Pokémon Go isn’t about collecting Pokémon, it’s about collecting places

To quickly recap the past week, the long awaited mobile spin-off of Nintendo’s perennially popular monster collecting RPG, Pokémon Go, was finally released to the world at large (whether officially or otherwise), and seemingly everyone with a smartphone is now racing to catch them all. That race is actually fairly literal in this instance, as Go’s hook is sending players to real world locals in order to discover what Pokémon have congregated around various landmarks. It’s a fantastic concept (albeit, dubiously effective here), but where Go both succeeds the most and misses its biggest opportunity is in this same conceit that makes it so compelling: exploring the area around you.

I’ve been playing Go off and on over the past few days, and what immediately stood out to me as the most interesting element to it was that it caused me to become reinvested in the town I’ve been living in for nearly a year now. I’ll be frank, Maryville, TN, is not the most intriguing of cities. It’s relatively sparse, has few notable landmarks, and in some cases is more urbanized town than city proper. Some of these reasons aren’t inherently bad, and in many ways are a primary source of why I love living here so much, which I sincerely do. They do, however, present a somewhat limited landscape with which to engage and explore, and after nearly a year I have become what feels like just a little too familiar with the various points of interest around me. In only the few days I’ve been playing Go though, I’ve begun to see my city with fresh eyes.

Let me back up quickly though and talk a bit more about Go itself. If you have missed the torrent of coverage, or have yet to download the game for yourself, Pokémon Go’s primary gameplay involves traveling to different points of interest on a map, be they shops, historical landmarks, or churches, and then attempting to find and capture Pokémon to then level up and use to capture and hold gyms (which are placed at what the game considers especially noteworthy sites). What results from this is a lot of on-foot urban exploration, and this element in particular is why I continue to be so enamored with the game, as I find myself walking into parts of my city I’ve never seen and happening upon shops and sites I never knew existed. It sounds silly that it would take a videogame to get me to deviate from my daily commute and see more of the area around me, and yet just having that much more of an incentive to do so has given me a renewed interest in taking detours simply to see what’s down a given street or what sort of shop is around the corner. It’s an incredibly smart use of a smartphone’s constant connectivity, and yet at the same time, I am disappointed at how little Go taps into what would appear to be its biggest selling points.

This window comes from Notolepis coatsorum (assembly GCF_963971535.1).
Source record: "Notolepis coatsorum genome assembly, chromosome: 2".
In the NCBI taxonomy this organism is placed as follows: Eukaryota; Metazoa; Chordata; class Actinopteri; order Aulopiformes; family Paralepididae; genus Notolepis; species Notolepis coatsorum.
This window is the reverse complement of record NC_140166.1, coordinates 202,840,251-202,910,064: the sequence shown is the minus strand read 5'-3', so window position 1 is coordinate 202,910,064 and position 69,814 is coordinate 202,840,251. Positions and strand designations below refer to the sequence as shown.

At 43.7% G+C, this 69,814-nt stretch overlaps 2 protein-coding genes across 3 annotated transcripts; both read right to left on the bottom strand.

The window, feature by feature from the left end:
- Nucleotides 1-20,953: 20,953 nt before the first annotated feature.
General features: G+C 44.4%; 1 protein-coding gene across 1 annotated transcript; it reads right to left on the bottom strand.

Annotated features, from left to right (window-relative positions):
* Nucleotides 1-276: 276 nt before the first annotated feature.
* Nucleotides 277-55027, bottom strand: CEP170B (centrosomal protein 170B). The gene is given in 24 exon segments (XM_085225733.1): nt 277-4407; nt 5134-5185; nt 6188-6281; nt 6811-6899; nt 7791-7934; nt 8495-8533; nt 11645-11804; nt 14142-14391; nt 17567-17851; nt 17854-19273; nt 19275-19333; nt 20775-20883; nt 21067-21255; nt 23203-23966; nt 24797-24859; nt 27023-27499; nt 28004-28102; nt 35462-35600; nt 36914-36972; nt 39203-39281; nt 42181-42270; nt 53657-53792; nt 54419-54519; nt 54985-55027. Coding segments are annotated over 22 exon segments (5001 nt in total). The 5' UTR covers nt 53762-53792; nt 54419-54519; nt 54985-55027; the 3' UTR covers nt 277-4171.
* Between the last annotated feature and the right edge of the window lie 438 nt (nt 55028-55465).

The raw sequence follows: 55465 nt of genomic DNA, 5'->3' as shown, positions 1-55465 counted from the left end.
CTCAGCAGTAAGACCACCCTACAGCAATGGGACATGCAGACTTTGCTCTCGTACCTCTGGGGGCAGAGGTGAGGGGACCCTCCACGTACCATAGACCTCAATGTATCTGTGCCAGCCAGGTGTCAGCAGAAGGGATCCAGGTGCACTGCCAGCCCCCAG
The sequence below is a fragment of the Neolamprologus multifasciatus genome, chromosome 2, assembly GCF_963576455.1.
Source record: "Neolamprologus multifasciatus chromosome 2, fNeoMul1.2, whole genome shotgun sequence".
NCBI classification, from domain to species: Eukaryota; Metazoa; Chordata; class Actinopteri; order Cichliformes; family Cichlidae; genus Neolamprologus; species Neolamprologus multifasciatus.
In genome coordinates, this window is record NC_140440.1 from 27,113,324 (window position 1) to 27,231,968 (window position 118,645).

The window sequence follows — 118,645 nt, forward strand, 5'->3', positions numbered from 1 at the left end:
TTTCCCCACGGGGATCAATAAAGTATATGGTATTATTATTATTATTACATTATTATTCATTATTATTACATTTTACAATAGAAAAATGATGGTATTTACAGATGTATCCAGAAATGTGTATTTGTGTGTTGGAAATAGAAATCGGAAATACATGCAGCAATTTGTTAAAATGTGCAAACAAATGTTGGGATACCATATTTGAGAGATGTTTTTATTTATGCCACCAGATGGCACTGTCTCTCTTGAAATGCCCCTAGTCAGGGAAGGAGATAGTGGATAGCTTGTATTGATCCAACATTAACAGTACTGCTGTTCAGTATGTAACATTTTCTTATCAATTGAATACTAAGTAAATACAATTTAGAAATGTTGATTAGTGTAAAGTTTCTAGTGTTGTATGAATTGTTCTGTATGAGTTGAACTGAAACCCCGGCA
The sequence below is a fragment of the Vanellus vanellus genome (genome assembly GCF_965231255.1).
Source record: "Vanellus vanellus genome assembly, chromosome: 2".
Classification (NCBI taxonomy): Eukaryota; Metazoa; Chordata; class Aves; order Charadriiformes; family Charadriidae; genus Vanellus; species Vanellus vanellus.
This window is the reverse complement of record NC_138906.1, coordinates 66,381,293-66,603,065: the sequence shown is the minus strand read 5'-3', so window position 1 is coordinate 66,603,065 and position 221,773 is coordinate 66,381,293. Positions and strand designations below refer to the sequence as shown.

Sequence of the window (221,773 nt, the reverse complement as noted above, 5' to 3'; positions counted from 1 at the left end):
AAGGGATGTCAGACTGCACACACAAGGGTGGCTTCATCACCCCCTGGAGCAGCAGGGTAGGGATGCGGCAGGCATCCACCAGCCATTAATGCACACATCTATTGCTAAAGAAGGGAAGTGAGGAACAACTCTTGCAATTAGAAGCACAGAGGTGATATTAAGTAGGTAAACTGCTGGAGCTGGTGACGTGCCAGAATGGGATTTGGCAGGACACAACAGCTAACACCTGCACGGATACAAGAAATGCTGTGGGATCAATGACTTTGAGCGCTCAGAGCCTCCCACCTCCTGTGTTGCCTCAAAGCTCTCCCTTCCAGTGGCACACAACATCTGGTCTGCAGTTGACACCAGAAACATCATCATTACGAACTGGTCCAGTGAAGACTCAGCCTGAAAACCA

An image explaining Poke-Stops from Go's official site.
An image explaining Poke-Stops from Go’s official site.

Although Go populates the area around you with no shortage of Poke-Stops – points which, when you come near, disperse various items – they exist as little more than pit-stops with which to stock up on your supply of requisite Poke-balls. With so much of Go’s appeal hinging upon compelling you to get out and about wherever it is you reside, it is frustrating that there is so little to be found once you are actually there. Even a simple registry of places you’ve explored would present a bigger draw to do more than circle the same three stops every time you run out of items, and would align with Pokémon’s collecting obsession.

Imagine, though, the ways Go could use locations to cause you to actually engage with the world outside your phone. For instance, perhaps small businesses could opt-in to becoming trading outposts, causing people within the same area to congregate together to swap Pokémon, and giving you a reason to stay and look around longer than the time it takes to spin the marker for a few potions. Or maybe certain locations could be used to house and revive your Pokémon, giving you an incentive to return to them or simply wait around while they recover from a battle. Pokémon has long used locations within its own world for purposes more engaging than item shops, so Go shouldn’t even have to look far to find ways in which to apply that same geographic intrigue to a game that is entirely about real world travel and exploration.

What is especially weird about how  developed Niantic has stripped locations in Go of their identity, save a title card and a blurry photo pulled from Google Maps, is that they are also the developer of an app entirely devoted to helping you find interesting places around you. Niantic’s Field Trip more or less operates like Go without the Pokémon, populating a map with interesting locations around you and giving you a bit of insight into why a given place is worth your time. Why this same passion for undiscovered geographical points of interest isn’t present in Go is a mystery, as it would appear most of what Niantic needs is already before them (and they are already using previous apps to help inform Go’s landmarks).

If nothing else, Pokémon Go has managed half the battle in getting me (and it would seem thousands of others) on my feet and out the door to walk around and become familiarized with an area I felt I had already seen to its fullest. I only wish it had gone the extra step and given me a reason to look up from my phone and get to know the places it uses as the backbone of its design, only to immediately discard them as virtual vending machines, each as identical and impersonal as the last.


Pokémon Go was developed by Niantic and published by Nintendo for iOS and Android.

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